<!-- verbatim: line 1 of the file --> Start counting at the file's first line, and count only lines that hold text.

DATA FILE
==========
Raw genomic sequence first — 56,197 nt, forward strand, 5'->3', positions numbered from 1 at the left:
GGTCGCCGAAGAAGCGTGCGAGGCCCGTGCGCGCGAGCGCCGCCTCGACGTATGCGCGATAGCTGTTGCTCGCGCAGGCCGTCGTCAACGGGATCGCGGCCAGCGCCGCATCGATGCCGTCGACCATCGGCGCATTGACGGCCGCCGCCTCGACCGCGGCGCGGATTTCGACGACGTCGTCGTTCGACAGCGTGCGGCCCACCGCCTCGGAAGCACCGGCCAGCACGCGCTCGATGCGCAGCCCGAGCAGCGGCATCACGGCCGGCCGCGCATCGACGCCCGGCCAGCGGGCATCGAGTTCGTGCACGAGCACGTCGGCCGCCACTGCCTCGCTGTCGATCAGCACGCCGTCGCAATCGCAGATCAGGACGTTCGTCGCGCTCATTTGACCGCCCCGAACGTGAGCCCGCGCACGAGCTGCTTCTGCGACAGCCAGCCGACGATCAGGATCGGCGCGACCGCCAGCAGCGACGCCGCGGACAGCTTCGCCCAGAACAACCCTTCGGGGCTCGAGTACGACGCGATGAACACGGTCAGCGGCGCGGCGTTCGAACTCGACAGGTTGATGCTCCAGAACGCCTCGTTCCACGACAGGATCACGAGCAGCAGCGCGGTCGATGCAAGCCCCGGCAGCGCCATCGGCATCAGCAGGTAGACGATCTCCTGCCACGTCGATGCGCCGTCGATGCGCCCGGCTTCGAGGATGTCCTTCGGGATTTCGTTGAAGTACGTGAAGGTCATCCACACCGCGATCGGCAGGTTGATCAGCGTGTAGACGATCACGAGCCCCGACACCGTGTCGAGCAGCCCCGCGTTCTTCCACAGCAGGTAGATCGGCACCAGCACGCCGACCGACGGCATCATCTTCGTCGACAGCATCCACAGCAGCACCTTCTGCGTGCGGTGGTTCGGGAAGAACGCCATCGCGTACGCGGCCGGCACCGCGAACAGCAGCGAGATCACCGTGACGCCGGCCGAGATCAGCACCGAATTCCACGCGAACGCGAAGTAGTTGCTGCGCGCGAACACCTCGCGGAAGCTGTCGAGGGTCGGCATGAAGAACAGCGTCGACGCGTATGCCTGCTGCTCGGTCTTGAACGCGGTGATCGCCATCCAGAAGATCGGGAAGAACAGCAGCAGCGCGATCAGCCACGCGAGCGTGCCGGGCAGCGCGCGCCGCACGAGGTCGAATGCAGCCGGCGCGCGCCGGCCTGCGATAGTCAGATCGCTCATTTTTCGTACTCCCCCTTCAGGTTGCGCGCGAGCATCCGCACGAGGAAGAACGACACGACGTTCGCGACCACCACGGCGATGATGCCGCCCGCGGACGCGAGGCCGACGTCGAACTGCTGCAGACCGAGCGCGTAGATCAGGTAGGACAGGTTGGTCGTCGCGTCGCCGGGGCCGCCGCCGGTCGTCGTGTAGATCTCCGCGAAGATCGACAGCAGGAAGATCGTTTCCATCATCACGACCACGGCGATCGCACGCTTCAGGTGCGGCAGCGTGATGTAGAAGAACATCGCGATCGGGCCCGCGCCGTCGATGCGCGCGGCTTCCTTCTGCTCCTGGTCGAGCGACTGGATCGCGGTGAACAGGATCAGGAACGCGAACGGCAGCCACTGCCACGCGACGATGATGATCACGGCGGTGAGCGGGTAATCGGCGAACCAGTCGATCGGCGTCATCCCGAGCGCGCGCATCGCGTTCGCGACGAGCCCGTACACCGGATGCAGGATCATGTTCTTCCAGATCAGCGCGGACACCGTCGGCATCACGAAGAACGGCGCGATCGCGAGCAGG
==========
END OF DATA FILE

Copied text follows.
Raw genomic sequence first — 56,197 nt, forward strand, 5'->3', positions numbered from 1 at the left: